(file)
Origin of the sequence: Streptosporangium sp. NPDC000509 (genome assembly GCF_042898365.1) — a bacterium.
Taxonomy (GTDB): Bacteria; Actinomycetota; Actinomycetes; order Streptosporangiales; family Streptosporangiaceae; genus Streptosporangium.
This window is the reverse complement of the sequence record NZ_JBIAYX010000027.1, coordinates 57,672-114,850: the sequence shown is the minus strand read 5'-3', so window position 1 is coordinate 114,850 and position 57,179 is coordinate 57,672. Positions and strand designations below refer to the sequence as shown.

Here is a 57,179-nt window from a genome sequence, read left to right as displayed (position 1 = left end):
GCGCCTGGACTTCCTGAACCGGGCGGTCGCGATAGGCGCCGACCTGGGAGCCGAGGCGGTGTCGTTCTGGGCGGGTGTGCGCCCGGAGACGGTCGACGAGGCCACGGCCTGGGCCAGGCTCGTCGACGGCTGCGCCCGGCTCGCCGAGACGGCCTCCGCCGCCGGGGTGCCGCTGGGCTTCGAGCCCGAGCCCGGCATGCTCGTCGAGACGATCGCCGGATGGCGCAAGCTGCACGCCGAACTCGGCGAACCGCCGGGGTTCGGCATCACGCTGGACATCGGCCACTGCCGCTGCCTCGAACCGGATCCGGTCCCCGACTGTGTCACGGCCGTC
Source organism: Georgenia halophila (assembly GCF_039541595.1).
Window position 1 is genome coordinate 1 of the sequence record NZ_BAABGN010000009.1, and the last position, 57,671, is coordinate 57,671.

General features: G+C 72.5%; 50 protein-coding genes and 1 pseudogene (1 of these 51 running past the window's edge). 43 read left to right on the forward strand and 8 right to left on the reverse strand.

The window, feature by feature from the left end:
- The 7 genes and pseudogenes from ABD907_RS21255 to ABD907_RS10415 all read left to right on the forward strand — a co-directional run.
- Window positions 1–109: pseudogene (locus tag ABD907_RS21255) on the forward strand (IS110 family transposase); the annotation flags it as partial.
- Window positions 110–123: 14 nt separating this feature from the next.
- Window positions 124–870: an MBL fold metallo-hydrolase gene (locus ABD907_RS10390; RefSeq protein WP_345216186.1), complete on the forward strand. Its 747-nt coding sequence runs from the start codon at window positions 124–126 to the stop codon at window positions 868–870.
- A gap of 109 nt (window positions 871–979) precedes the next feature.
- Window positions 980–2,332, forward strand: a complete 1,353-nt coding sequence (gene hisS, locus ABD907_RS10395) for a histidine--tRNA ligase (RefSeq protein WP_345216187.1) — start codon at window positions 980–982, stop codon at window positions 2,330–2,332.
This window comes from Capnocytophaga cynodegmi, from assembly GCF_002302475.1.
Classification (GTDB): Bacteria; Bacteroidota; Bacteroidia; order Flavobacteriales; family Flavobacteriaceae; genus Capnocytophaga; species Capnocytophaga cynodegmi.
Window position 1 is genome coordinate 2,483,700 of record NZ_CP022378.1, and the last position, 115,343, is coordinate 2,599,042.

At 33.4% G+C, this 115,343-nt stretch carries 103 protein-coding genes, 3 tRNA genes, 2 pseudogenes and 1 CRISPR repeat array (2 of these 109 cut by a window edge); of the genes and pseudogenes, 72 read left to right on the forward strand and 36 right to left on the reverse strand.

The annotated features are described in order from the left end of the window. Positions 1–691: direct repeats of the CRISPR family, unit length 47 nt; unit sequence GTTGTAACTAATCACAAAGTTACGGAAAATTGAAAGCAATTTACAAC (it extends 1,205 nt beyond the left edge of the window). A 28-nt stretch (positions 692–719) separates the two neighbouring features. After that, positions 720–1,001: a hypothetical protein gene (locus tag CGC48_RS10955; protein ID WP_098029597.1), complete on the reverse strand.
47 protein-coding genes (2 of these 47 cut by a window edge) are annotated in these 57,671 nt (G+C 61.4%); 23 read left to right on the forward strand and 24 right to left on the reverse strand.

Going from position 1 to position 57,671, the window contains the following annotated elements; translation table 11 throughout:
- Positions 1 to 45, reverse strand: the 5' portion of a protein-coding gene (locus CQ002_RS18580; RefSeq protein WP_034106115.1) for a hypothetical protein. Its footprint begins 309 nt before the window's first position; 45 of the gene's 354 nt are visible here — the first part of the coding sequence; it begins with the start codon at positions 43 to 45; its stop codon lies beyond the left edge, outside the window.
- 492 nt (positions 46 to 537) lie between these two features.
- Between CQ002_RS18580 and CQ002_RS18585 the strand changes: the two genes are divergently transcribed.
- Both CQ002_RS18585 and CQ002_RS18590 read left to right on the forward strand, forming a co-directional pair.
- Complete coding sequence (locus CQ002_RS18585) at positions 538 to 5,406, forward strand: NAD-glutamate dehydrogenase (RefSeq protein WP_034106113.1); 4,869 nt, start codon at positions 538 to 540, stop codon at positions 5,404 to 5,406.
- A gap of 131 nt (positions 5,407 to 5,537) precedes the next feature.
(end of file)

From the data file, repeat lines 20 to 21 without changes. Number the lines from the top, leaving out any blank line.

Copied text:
The annotated features are described in order from the left end of the window. Positions 1–691: direct repeats of the CRISPR family, unit length 47 nt; unit sequence GTTGTAACTAATCACAAAGTTACGGAAAATTGAAAGCAATTTACAAC (it extends 1,205 nt beyond the left edge of the window). A 28-nt stretch (positions 692–719) separates the two neighbouring features. After that, positions 720–1,001: a hypothetical protein gene (locus tag CGC48_RS10955; protein ID WP_098029597.1), complete on the reverse strand.
47 protein-coding genes (2 of these 47 cut by a window edge) are annotated in these 57,671 nt (G+C 61.4%); 23 read left to right on the forward strand and 24 right to left on the reverse strand.